A line of thunderstorms moved through the Chicago area during the Friday morning commute, causing several spinouts and crashes.A Severe Thunderstorm Warning was issued for parts of Will and Kankakee counties until 6:30 a.m. The radar detected winds upward of 60 mph along leading edge of a storm in that area.Heavy rain, lightning and gusting winds were detected across the area early Friday morning.
Cleanup crews were hard at work Thursday clearing debris from streets and removing trees from homes and on top of cars.Many of the trees that fell were heritage oak trees estimated to be 100 to 150 years old. "I'm thankful no one was hurt considering there are giant trees right up against houses and over houses," said Patrick Linden, an Evanston resident.Chopper 7 HD captured large trees uprooted in Evanston and Wilmette. One tree toppled on a house near Eastwood and Livingston.
The water level on Lake Michigan is above average, but all of the Great Lakes are also running above average.Lake Michigan is 13 feet above average. It is still 19 feet away from the all-time record high. Lake Michigan and Lake Huron share the same level, so that's why you see them listed together.Lake Erie and Superior are also running above average, but still below record highs.However, Lake Ontario is at an all-time June record high.
Muck Rack makes it simple to find people, tweets, or articles that mention any name, keyword, company, hashtag etc. We've compiled this guide to help you make the most of your search.
Selecting a term
Start searching tweets, articles from media outlets, articles mentioned in tweets, journalists'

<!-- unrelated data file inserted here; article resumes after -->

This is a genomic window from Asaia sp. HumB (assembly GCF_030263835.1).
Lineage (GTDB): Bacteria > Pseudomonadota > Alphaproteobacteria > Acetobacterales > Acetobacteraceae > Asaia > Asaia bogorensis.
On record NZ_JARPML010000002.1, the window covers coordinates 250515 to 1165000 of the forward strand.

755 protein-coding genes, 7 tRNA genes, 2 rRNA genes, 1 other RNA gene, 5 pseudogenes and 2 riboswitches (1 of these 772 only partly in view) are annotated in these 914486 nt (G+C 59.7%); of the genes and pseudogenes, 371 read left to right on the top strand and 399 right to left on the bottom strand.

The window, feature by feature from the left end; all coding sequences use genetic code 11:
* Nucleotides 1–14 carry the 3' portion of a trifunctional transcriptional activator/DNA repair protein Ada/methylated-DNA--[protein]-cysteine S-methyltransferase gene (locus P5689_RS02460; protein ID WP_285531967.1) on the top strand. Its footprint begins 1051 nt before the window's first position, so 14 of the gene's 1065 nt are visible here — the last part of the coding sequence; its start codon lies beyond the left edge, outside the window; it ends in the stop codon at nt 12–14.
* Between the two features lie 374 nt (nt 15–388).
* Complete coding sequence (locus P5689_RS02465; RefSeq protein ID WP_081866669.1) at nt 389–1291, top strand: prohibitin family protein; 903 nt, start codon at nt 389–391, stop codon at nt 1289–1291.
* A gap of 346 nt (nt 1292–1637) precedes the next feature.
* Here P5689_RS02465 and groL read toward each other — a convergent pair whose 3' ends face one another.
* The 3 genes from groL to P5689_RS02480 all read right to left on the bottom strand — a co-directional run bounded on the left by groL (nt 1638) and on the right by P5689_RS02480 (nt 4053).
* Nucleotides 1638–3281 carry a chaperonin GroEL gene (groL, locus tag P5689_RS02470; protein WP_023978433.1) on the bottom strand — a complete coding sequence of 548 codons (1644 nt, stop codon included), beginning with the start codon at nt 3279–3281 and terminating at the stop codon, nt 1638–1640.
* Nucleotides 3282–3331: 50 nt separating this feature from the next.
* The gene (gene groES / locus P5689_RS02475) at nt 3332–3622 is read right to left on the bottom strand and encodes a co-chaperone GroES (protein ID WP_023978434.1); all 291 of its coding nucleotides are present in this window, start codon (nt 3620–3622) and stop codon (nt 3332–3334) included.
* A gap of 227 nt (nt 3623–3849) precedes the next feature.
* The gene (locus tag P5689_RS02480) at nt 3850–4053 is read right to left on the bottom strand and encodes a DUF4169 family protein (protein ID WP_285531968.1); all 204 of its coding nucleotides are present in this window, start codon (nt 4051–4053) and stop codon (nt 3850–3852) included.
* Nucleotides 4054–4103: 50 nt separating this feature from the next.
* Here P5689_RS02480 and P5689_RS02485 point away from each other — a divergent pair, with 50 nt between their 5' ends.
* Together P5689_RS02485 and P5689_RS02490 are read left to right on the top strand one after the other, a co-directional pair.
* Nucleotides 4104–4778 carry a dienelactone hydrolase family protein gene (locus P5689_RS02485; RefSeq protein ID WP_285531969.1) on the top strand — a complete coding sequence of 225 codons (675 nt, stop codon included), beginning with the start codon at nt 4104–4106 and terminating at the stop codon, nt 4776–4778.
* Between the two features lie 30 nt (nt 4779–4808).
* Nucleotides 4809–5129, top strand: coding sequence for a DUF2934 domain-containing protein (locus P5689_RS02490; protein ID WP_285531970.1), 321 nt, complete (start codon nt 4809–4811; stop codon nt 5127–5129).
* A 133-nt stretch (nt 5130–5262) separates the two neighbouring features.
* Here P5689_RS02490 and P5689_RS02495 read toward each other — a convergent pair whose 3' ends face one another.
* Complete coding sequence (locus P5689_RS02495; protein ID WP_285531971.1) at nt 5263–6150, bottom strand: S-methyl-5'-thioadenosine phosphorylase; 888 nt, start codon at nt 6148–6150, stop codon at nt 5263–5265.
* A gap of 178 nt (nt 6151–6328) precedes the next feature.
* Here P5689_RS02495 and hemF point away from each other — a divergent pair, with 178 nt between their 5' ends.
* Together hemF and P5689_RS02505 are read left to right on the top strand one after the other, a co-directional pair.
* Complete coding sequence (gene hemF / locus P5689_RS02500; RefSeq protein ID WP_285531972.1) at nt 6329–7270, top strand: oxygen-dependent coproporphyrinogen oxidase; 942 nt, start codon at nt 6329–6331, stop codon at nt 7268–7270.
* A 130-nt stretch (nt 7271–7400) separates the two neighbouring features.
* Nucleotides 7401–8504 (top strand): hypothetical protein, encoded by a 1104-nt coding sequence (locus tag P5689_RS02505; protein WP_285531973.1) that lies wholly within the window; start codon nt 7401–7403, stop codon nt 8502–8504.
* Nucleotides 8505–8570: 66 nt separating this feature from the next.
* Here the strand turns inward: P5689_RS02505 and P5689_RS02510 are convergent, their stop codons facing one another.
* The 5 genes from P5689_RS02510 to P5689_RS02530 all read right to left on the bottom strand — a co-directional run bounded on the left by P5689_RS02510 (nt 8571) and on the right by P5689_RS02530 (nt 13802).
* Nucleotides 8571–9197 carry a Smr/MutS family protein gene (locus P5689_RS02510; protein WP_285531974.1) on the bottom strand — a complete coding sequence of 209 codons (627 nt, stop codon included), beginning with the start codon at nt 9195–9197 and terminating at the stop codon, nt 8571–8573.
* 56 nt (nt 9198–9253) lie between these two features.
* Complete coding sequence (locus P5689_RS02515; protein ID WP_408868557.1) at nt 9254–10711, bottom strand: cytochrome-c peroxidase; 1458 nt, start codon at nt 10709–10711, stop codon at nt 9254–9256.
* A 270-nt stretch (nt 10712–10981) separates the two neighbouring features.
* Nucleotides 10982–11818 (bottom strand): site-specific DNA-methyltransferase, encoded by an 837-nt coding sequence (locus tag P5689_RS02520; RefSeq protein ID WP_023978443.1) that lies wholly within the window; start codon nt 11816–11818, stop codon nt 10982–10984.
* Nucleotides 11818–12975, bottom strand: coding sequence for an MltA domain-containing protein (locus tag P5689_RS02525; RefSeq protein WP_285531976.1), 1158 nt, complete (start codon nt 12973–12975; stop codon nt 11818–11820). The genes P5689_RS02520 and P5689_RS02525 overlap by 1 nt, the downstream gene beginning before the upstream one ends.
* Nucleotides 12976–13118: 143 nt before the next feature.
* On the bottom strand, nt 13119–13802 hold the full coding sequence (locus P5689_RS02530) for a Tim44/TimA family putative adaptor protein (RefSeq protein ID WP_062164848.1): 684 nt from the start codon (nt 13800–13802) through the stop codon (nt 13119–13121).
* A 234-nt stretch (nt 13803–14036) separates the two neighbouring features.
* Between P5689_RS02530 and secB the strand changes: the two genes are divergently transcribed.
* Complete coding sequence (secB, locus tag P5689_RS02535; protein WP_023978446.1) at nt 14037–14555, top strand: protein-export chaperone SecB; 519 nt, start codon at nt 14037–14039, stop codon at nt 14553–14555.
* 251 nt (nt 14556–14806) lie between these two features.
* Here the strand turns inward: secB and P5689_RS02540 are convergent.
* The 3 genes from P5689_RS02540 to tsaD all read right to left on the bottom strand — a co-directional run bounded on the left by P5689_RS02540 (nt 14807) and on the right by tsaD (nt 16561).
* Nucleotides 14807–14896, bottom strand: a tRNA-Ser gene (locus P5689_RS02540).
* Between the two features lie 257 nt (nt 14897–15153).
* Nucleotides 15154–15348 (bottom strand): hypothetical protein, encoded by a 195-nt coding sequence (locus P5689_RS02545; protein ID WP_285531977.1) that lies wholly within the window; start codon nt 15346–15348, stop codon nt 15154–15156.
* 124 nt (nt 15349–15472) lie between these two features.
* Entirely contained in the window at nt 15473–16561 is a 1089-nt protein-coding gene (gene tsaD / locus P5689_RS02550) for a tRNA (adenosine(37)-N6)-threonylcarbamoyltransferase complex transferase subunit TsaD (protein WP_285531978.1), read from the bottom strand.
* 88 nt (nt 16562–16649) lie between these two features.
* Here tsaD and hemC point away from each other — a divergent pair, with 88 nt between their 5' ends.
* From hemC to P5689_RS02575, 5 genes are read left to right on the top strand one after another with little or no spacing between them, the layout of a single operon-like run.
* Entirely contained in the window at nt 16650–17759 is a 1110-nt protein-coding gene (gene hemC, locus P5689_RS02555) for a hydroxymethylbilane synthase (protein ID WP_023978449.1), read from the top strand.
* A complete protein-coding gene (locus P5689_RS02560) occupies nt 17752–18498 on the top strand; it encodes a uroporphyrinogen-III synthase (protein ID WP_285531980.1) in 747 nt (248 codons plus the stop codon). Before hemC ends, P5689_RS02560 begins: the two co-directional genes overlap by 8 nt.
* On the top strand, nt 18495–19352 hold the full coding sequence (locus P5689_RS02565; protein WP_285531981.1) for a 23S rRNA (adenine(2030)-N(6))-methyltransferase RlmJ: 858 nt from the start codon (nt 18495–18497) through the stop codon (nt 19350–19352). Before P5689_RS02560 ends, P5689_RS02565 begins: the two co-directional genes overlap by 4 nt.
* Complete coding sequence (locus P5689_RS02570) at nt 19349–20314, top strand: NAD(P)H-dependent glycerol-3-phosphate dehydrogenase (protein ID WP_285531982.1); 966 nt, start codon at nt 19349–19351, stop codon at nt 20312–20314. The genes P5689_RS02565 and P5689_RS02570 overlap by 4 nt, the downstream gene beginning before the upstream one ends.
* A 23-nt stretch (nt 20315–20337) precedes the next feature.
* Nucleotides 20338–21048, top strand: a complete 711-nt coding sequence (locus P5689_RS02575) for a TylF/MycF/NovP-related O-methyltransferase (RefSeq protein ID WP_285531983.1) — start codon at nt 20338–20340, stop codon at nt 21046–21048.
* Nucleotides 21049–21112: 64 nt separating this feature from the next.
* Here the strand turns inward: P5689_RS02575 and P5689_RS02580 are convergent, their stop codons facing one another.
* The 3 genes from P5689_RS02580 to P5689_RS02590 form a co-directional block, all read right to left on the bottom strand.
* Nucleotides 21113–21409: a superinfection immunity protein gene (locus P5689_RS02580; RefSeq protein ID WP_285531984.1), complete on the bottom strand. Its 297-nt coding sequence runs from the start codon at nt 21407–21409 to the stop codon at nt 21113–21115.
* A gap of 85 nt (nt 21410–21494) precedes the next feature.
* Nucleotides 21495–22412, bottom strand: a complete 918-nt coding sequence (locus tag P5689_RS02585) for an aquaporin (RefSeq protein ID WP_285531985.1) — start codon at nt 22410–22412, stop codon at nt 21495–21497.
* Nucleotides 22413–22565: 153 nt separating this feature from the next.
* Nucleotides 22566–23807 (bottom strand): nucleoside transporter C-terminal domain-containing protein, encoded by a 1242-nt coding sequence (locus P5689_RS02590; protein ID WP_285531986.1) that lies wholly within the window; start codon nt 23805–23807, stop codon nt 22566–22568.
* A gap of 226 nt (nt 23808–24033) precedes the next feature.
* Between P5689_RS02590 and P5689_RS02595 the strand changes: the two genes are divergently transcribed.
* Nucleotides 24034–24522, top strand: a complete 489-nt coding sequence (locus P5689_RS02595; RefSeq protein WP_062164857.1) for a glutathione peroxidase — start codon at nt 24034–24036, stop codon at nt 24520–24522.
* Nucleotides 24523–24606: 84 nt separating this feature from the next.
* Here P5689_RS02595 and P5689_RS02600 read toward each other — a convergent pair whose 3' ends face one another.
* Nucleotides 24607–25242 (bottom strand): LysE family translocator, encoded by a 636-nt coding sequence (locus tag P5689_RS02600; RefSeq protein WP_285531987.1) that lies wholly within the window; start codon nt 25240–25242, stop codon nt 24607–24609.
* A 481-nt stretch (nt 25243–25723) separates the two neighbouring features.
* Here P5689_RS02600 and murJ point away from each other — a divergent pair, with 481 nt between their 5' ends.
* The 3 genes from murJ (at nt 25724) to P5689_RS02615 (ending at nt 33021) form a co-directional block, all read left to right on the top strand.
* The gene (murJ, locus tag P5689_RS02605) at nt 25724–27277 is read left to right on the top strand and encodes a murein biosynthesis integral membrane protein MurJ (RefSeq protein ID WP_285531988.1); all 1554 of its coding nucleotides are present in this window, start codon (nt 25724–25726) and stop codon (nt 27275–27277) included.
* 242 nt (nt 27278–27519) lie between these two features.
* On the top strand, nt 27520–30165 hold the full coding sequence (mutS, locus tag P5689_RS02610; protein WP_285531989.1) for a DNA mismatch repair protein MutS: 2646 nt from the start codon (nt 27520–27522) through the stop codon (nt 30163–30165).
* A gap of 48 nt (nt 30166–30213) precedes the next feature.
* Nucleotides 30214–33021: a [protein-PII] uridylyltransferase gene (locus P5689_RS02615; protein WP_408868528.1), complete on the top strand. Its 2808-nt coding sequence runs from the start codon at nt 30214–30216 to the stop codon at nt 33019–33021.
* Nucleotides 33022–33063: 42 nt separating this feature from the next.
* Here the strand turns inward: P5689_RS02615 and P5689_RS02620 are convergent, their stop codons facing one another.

names, titles and bios with some suggested searches:
Companies or Topics (e.g. iPhone, Microsoft)
Phrases (e.g. "cloud computing") — use quotes to keep the terms together
Twitter handles (e.g. @username) — returns those who have mentioned or replied to
Names (e.g. "David Pogue")
Hashtags (e.g. #sxsw, #london2012)
Bio details (e.g. vegan, Olympics, father)
Muck Rack's Advanced Search allows for many boolean operators.
Find results that mention multiple specified terms, use AND or
+. For example, ensure each result contains both Elon Musk and Mark Zuckerberg by
searching Obama AND Romney or Obama + Romney.
Use the operators OR or , to broaden your search when you'd like either of
multiple terms to appear in results. (This is the default behavior of our search when no operators
are used.) For example, search for democrat OR republican to find results that refer to
Democrats and/or Republicans.
Use NOT or - to subtract results from your search. For
example, searching Disney will yield results about the Walt Disney Company as well as Walt Disney
World Resort. To exclude mentions of Disney World, search for Disney -World or Disney
When using one of these operators with a phrase, enclose it in quotation marks. For example, you can
find results about smartphones excluding Apple's iPhone 4S by searching smartphone -"iPhone
Exact case matching or punctuation
If you're searching for a brand name or keyword that relies on specific punctuation marks or capitalization, you can
find results that match your exact query by adding matchcase: before the keyword you're searching for, like matchcase:E*TRADE .
Use parentheses to separate multiple
boolean phrases. For example, to find journalists talking about having fun in Disney World or
Disneyland, search for ("disney world" OR disneyland) AND fun.
An asterisk can be used to search for any variation of a root word truncated by the asterisk. For example, searching for admin* will return results for administrator, administration, administer, administered, etc.
A near operator is an AND operator where you can control the distance between the words. You can vary the distance the near operation uses by adding a forward slash and number (between 0-99) such as strawberries NEAR/10 "whipped cream", which means the strawberries must exist within 10 words of "whipped cream".